Who's that: Tyler Blevins, better known as Ninja, is the most followed streamer on Twitch. He currently has over 11 million followers and gets an average of 43,000 viewers per stream. Earlier this year Blevins confirmed that he makes nearly $500,000 per month, mostly from Twitch Prime subs, but also from YouTube, Instagram, and Twitter.

Now Blevins has made the cover of ESPN Magazine. He is the first professional gamer ever to land on the face of the publication. The in-depth profile includes his thoughts on staying at the top of his game, what gigs outside of streaming he considers worthwhile, and touches on the controversy surrounding his unwillingness to stream with women.

Ninja got his start playing Halo professionally. Now he mostly plays Fortnite. Blevins says that he strives to practice every day, even when he is streaming. He says that there is a difference between practicing and playing.

"You can play every single day, [but] you're not practicing. You die, and oh well, you go onto the next game," said the blue-haired phenom.

He says to practice, one must look at and analyze every match. "When you're practicing, you're taking every single match seriously, so you don't have an excuse when you die."

He expressed that he sometimes feels that he has peaked and that thought stresses him out. He tries to maintain his viewer base by attending public events while still keeping fans engaged. Money and recognition are key factors when determining whether or not he is going to step away from the webcam.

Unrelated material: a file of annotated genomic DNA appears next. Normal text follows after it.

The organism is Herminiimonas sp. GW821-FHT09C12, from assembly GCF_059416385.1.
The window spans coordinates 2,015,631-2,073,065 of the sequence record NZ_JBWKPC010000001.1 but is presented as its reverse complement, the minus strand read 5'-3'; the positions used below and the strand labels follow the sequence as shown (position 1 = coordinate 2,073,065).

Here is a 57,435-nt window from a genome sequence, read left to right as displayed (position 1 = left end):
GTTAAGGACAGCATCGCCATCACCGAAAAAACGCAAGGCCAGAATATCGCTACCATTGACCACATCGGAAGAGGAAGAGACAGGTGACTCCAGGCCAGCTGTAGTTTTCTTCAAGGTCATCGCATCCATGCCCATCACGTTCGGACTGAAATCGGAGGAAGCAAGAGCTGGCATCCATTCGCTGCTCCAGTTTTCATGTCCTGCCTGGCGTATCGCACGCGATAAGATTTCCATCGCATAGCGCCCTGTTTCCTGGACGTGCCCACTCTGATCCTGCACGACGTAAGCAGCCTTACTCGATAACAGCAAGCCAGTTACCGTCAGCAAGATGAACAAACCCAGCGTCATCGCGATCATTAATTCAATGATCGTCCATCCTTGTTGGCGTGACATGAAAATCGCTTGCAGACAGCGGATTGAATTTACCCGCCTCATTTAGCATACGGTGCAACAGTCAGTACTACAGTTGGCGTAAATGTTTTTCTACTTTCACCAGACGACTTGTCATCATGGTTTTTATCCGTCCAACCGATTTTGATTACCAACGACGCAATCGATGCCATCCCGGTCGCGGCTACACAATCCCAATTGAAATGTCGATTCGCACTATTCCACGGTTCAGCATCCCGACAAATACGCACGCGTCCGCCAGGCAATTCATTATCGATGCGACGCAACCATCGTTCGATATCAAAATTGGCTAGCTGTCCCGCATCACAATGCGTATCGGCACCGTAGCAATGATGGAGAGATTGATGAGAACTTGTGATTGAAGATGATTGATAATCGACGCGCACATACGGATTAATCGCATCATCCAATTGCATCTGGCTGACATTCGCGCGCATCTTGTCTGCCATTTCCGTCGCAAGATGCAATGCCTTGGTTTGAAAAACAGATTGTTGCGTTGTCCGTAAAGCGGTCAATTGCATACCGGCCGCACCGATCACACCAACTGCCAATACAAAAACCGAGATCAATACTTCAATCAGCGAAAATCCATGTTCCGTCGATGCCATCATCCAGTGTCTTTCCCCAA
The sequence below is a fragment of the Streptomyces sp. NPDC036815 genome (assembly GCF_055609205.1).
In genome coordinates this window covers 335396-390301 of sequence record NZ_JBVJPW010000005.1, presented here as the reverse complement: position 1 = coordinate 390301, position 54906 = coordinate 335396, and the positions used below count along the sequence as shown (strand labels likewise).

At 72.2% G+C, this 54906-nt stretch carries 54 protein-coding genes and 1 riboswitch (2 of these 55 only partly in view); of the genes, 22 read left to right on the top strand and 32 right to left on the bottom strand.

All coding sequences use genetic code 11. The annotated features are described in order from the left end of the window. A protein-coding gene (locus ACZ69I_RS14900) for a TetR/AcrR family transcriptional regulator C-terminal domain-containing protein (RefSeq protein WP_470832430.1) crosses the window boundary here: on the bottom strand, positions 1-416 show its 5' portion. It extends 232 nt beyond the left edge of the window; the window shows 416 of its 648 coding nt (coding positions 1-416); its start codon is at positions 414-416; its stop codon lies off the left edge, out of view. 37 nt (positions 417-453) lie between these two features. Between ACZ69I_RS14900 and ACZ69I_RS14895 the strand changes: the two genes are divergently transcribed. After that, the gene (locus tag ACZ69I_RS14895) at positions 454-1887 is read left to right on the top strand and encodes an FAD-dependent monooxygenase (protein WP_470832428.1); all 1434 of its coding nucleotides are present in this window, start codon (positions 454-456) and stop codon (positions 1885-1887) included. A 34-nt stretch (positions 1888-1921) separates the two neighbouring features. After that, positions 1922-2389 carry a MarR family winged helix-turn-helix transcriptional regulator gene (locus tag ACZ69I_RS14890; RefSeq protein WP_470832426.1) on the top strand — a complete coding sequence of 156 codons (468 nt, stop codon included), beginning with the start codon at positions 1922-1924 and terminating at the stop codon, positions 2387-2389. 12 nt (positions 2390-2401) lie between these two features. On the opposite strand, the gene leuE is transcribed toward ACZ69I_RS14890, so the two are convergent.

"When we decide whether I'm going to an event, the pay has to be there," Blevins told ESPN. "If it's not paid, how much clout are you going to get? Are you going to be networking? Is that networking worth $70,000?"

His comment would suggest that he is currently making more than the previously reported $500,000 per month, but he did not go into detail about his income.

One thing that he wanted to clear up was the controversy revolving around a comment he had made about not wanting to work with women streamers. He took a lot of heat for the remark but says that he misspoke and what he said was taken out of context and spun negatively.

What he meant was that he did not want to stream with women because he is committed to his wife.

"This is my spouse. This is the person I vowed to spend the rest of my life with," he said. "The fact that anyone feels they can judge how I'm protecting my relationship and try to make it political... Really?"

People took his comments as being sexist, but he says he is perfectly fine gaming with women in a group situation where he "controls the narrative," but he feels that one-on-one streaming with women leaves the door open for gossip and innuendo to affect his marriage negatively.

The print version of ESPN Magazine featuring Tyler "Ninja" Blevins went on sale today, but you can also read the article at ESPN's website.

Images via ESPN